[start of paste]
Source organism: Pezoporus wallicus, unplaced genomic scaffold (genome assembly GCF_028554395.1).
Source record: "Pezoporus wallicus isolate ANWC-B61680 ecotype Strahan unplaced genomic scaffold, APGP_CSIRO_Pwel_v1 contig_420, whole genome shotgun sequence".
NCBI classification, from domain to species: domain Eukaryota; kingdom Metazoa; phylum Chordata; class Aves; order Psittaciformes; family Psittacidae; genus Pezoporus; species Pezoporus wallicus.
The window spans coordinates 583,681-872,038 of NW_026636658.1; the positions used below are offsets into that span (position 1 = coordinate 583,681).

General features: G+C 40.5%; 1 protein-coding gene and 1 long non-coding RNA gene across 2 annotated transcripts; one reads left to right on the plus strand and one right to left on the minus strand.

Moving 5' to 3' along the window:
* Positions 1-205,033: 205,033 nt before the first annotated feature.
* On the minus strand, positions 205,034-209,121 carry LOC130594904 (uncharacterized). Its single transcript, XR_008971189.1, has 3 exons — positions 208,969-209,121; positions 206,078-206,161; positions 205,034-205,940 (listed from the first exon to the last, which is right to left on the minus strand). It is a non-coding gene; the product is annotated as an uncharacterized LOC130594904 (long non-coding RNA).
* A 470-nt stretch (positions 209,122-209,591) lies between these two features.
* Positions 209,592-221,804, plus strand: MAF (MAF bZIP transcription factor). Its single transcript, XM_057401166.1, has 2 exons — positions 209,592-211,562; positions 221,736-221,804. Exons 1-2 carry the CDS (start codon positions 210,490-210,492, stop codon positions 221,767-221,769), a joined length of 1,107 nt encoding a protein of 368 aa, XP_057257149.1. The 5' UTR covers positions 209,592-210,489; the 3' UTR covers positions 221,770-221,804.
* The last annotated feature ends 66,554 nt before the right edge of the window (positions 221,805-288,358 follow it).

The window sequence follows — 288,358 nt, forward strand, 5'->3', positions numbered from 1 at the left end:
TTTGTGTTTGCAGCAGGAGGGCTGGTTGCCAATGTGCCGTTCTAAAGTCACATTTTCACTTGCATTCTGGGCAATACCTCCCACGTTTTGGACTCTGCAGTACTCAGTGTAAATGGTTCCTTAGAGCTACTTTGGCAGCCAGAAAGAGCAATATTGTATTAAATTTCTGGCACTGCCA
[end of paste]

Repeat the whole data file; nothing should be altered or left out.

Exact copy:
Source organism: Pezoporus wallicus, unplaced genomic scaffold (genome assembly GCF_028554395.1).
Source record: "Pezoporus wallicus isolate ANWC-B61680 ecotype Strahan unplaced genomic scaffold, APGP_CSIRO_Pwel_v1 contig_420, whole genome shotgun sequence".
NCBI classification, from domain to species: domain Eukaryota; kingdom Metazoa; phylum Chordata; class Aves; order Psittaciformes; family Psittacidae; genus Pezoporus; species Pezoporus wallicus.
The window spans coordinates 583,681-872,038 of NW_026636658.1; the positions used below are offsets into that span (position 1 = coordinate 583,681).

General features: G+C 40.5%; 1 protein-coding gene and 1 long non-coding RNA gene across 2 annotated transcripts; one reads left to right on the plus strand and one right to left on the minus strand.

Moving 5' to 3' along the window:
* Positions 1-205,033: 205,033 nt before the first annotated feature.
* On the minus strand, positions 205,034-209,121 carry LOC130594904 (uncharacterized). Its single transcript, XR_008971189.1, has 3 exons — positions 208,969-209,121; positions 206,078-206,161; positions 205,034-205,940 (listed from the first exon to the last, which is right to left on the minus strand). It is a non-coding gene; the product is annotated as an uncharacterized LOC130594904 (long non-coding RNA).
* A 470-nt stretch (positions 209,122-209,591) lies between these two features.
* Positions 209,592-221,804, plus strand: MAF (MAF bZIP transcription factor). Its single transcript, XM_057401166.1, has 2 exons — positions 209,592-211,562; positions 221,736-221,804. Exons 1-2 carry the CDS (start codon positions 210,490-210,492, stop codon positions 221,767-221,769), a joined length of 1,107 nt encoding a protein of 368 aa, XP_057257149.1. The 5' UTR covers positions 209,592-210,489; the 3' UTR covers positions 221,770-221,804.
* The last annotated feature ends 66,554 nt before the right edge of the window (positions 221,805-288,358 follow it).

The window sequence follows — 288,358 nt, forward strand, 5'->3', positions numbered from 1 at the left end:
TTTGTGTTTGCAGCAGGAGGGCTGGTTGCCAATGTGCCGTTCTAAAGTCACATTTTCACTTGCATTCTGGGCAATACCTCCCACGTTTTGGACTCTGCAGTACTCAGTGTAAATGGTTCCTTAGAGCTACTTTGGCAGCCAGAAAGAGCAATATTGTATTAAATTTCTGGCACTGCCA